I strongly disagree with this.

Rigorous professional standards for mechanical and structural engineering came about only *after* a well-defined "cookbook" of how to properly engineer things was agreed upon. Only after such standards are established and *proven effective* is there any utility in enforcing the standards upon the practitioners.

Software is *not* yet at that stage. There is no well-established cook book for reliably producing reliable software (both of those "reliably"s mean something :) There are *kludges* like the SEI model, but they are not reliable. People can faithfully follow the SEI model and still produce crap. Other people can wholesale violate the SEI model and produce highly reliable software.

It is *grossly* premature to start imposing standards on software engineers. We have not a clue what those standards should be.


Edward Rohwer wrote:

> I my humble opinion, the bridge example gets to the heart of the
>matter. In the bridge example the bridge would have been design and
>engineered by licensed professionals, while we in the software business
>sometime call ourselves "engineers" but fall far short of the real,
>professional, licensed engineers other professions depend upon. Until we as
>a profession are willing to put up with that sort of rigorous examination
>and certification process, we will always fall short in many area's and of
>many expectations.
>Ed. Rohwer CISSP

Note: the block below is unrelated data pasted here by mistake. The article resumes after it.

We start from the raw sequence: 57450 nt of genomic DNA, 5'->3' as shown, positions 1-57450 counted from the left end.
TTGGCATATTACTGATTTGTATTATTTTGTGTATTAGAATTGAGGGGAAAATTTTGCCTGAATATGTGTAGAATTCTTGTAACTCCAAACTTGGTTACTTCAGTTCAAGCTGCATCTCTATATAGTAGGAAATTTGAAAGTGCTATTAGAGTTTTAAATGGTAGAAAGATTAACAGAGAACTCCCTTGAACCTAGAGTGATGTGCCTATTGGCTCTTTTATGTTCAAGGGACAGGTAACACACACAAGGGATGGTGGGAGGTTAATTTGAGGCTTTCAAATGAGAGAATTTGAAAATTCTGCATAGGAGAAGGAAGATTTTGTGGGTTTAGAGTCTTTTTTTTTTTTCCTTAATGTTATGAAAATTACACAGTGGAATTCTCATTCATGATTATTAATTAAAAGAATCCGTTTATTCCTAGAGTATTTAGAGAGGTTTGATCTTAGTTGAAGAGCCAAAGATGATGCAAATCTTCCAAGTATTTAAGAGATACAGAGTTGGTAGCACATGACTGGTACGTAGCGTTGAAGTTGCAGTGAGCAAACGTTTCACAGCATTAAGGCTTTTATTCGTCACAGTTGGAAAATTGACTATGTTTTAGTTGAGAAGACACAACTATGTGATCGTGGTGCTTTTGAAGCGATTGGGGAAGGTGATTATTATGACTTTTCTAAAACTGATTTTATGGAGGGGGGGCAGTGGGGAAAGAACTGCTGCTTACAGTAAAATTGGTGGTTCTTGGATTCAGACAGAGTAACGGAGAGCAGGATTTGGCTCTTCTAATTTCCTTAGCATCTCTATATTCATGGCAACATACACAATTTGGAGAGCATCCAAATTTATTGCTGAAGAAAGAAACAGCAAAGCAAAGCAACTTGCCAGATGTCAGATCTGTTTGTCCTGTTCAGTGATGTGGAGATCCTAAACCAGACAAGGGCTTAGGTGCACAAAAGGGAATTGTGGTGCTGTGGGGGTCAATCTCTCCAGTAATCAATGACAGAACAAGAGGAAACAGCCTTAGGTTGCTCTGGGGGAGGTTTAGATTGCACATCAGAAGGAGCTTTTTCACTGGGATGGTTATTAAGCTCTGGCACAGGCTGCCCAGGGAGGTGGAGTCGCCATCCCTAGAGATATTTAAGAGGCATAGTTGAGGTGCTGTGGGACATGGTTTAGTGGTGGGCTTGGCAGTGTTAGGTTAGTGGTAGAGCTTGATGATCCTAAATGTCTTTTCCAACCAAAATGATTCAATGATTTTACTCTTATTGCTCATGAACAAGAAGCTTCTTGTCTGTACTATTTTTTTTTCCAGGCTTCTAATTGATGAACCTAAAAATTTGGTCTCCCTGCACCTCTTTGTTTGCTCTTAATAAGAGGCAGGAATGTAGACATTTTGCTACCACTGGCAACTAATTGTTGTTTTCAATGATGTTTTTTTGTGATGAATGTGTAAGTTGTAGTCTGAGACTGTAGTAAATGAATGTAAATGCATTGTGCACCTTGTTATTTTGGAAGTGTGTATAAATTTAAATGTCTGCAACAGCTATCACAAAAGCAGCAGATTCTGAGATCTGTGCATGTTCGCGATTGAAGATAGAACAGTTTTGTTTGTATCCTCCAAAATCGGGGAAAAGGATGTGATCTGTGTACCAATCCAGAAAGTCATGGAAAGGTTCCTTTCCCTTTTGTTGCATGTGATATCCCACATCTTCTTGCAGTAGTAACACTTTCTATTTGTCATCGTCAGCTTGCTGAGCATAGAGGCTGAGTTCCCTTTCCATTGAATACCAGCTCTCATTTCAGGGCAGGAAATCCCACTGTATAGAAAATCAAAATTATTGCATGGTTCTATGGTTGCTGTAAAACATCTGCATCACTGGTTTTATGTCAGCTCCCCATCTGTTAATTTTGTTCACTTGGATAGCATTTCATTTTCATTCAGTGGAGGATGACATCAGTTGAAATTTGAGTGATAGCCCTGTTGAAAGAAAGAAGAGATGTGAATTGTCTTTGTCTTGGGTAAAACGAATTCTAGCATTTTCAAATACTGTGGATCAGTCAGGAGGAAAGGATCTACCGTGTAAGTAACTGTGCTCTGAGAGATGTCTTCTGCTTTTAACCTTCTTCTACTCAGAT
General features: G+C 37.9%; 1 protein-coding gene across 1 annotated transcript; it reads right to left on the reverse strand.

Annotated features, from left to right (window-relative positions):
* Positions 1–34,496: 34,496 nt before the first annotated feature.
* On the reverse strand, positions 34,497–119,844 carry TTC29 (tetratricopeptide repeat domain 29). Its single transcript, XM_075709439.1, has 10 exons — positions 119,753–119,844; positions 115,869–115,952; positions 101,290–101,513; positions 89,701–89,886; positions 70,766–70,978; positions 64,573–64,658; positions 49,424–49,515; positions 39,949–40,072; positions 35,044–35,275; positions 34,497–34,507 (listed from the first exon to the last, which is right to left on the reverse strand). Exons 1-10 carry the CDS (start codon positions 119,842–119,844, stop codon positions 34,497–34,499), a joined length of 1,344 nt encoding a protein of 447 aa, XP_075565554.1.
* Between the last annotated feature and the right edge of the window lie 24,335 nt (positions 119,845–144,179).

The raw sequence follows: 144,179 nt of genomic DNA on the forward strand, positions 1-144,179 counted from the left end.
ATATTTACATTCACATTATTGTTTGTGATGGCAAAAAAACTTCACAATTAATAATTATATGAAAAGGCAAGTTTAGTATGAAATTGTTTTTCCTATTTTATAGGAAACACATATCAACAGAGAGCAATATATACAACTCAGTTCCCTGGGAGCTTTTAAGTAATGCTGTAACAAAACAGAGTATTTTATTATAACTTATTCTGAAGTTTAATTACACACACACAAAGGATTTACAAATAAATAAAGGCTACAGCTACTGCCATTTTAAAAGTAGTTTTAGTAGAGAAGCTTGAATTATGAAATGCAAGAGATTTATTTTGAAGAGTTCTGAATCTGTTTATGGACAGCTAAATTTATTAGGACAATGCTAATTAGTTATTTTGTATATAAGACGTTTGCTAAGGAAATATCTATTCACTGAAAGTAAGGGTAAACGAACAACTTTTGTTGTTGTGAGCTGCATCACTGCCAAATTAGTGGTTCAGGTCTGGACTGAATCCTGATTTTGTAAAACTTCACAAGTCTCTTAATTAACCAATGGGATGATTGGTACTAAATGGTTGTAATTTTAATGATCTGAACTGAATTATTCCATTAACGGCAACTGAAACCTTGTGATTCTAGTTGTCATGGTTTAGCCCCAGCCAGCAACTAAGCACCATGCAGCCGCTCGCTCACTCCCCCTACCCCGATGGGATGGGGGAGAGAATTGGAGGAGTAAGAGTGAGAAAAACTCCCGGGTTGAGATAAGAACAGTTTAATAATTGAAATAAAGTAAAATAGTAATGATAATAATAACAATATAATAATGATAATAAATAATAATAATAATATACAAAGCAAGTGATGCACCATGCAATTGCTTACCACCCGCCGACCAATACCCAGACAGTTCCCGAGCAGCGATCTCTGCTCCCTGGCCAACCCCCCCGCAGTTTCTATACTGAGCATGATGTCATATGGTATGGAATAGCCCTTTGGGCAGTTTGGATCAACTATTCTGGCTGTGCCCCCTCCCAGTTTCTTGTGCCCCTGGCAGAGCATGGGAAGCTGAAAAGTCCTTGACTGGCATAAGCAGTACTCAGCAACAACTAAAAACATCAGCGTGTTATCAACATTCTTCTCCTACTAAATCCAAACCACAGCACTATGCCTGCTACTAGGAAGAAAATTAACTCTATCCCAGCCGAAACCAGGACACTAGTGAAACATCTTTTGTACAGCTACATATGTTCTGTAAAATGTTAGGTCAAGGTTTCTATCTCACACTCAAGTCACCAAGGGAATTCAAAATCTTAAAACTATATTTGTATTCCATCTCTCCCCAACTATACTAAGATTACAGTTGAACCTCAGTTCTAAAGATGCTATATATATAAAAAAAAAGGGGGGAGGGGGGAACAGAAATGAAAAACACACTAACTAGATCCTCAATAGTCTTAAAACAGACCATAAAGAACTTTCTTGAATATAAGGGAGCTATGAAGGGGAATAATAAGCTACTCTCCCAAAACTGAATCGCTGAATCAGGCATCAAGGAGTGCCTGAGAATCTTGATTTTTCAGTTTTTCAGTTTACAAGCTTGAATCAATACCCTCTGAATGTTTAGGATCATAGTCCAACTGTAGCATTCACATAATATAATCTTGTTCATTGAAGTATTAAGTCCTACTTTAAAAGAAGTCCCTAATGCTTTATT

>-----Original Message-----
>Sent: Friday, April 08, 2005 10:54 PM
>To: Margus Freudenthal
>Cc: Secure Coding Mailing List
>Subject: [SC-L] Re: Application Insecurity --- Who is at Fault?

Margus Freudenthal wrote:

>>Consider the bridge example brought up earlier. If your bridge builder
>>finished the job but said: "ohh, the bridge isn't secure though. If
>>someone tries to push it at a certain angle, it will fall".

>Ultimately it is a matter of economics. Sometimes releasing something


>is worth more than the cost of later patches. And managers/customers are


>of it.

Unlike in the world of commercial software, I'm pretty sure you don't see a whole lot of construction contracts which absolve the architect of liability for design flaws. I think that is at the root of our problems. We know how to write secure software; there's simply precious little economic incentive to do so.

David Talkington

Crispin Cowan, Ph.D.  http://immunix.com/~crispin/
CTO, Immunix          http://immunix.com

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